Texas House Speaker Dennis Bonnen Won't Seek Reelection After Recording Scandal
Republican Texas House Speaker Dennis Bonnen on Tuesday announced he will not seek reelection to the lower chamber in 2020 as calls for his resignation reached a near majority among members of his own caucus.
Bonnen, who for months was dogged by allegations that he planned to politically target sitting Republicans, offered a hardline conservative activist media access to his organization and said insulting things about Democrats in the lower chamber, said in a statement that he respected “the manner in which [House members] have handled this entire situation.”
“After much prayer, consultation, and thoughtful consideration with my family, it is clear that I can no longer seek re-election as State Representative of District 25, and subsequently, as Speaker of the House,” Bonnen, who is from Angleton, said in a statement.
Bonnen’s political future was called into question in late July, when Michael Quinn Sullivan, who heads Empower Texans, revealed the two, along with one of the speaker’s top allies, had met at the Texas Capitol the month before. At that meeting, Sullivan alleged, Bonnen and state Rep. Dustin Burrows, R-Lubbock, suggested Empower Texans go after a list of 10 House Republicans and told Sullivan his group could have media access to the lower chamber in 2021. Bonnen also disparaged multiple Democrats, calling one “vile” and another “a piece of shit.”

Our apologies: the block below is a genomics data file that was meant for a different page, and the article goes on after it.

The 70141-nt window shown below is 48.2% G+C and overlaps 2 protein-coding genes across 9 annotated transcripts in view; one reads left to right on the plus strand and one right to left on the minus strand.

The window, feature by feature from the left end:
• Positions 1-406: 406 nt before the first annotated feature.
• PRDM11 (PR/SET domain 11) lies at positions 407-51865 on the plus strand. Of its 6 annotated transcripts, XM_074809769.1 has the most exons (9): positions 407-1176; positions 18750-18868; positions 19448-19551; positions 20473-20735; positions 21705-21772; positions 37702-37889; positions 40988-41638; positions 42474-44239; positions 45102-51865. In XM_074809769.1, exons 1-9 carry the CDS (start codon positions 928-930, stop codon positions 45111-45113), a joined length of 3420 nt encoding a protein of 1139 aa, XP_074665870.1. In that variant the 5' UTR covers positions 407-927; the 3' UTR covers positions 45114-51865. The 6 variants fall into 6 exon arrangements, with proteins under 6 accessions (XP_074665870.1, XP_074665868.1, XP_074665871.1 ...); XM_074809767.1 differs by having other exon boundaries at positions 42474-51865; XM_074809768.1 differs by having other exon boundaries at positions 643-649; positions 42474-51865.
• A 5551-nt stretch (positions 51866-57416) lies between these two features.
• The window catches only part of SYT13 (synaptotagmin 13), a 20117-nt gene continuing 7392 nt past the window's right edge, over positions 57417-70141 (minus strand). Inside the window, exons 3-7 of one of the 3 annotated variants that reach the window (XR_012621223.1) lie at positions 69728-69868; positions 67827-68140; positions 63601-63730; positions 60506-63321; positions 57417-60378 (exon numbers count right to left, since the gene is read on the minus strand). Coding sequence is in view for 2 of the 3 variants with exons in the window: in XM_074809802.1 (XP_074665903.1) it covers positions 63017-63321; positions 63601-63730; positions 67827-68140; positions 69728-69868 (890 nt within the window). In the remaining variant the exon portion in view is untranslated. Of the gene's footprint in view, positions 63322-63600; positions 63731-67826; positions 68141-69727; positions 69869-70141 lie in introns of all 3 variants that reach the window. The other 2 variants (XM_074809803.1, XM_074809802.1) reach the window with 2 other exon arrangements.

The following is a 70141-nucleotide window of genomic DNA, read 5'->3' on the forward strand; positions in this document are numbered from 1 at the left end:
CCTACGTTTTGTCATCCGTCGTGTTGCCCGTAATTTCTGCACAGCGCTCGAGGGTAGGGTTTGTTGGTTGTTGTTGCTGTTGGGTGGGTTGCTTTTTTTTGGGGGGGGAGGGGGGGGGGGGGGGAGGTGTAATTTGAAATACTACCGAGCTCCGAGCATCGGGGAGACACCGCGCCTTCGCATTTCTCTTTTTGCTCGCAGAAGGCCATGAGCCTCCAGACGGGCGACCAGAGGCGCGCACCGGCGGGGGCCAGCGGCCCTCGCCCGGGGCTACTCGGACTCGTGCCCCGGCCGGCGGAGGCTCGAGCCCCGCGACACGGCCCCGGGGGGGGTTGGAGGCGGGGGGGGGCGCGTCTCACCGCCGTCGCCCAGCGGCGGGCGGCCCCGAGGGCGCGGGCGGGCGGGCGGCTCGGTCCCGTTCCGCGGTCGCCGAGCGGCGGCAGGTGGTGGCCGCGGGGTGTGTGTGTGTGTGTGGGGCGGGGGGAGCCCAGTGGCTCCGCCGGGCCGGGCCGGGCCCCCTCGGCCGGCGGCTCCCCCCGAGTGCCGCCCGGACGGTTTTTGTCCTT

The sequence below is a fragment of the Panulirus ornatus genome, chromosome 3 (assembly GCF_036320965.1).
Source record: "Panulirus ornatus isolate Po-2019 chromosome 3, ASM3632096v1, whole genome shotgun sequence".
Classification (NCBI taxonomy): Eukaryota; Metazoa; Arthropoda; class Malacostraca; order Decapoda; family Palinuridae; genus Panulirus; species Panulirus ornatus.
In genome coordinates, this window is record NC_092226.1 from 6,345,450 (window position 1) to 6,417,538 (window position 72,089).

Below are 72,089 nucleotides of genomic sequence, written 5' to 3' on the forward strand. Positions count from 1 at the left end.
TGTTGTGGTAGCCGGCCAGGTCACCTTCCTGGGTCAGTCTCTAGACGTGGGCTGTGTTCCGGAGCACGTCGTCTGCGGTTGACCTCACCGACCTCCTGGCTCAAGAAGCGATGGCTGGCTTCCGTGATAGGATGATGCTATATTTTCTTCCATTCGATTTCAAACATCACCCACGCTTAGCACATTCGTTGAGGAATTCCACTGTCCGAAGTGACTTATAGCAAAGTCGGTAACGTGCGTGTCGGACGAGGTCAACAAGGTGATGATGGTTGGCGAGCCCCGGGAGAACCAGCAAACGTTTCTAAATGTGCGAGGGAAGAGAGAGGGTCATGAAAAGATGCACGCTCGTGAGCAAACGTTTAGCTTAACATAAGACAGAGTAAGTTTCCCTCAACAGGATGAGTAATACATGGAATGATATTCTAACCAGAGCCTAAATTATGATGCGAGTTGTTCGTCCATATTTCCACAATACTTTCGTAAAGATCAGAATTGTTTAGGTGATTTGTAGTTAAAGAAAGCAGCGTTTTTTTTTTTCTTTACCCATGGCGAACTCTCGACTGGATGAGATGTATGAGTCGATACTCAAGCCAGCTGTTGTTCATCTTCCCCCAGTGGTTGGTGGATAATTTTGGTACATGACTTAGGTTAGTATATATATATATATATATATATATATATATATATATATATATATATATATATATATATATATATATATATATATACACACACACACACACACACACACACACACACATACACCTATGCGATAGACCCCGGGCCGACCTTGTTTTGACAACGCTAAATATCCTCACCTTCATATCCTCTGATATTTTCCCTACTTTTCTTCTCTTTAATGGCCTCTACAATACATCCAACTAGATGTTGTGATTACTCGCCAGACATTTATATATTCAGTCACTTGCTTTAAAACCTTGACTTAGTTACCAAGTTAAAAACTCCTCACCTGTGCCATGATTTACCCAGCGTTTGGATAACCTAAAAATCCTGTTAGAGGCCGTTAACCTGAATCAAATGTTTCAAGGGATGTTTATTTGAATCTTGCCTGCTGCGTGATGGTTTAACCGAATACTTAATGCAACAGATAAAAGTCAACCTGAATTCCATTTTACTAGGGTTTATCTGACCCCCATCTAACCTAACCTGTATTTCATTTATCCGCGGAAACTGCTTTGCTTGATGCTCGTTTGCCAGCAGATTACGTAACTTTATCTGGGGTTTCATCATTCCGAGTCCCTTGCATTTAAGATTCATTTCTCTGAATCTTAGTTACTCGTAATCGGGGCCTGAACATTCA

Last week, Sullivan’s allegations were largely confirmed when he released his secret recording of that June 12 meeting. Bonnen, in his response, said he did nothing criminally wrong — a nod to the current criminal investigation into the matter by the Texas Rangers — and insisted the 150-member “House can finally move on.”
But since then, a growing number of Republicans — and Democrats, too — have called on the speaker to resign, arguing that the damage done by Bonnen at that June meeting is beyond repair. After the House GOP Caucus met Friday and released a statement condemning both Bonnen and Burrows for their remarks, the speaker’s biggest blow politically came Monday night, when five of the chamber’s most influential Republicans announced they could no longer support Bonnen for the post.
By Tuesday morning, over 30 House Republicans had either called for the speaker’s resignation or had pulled support for the speaker.
This developing story will be updated.
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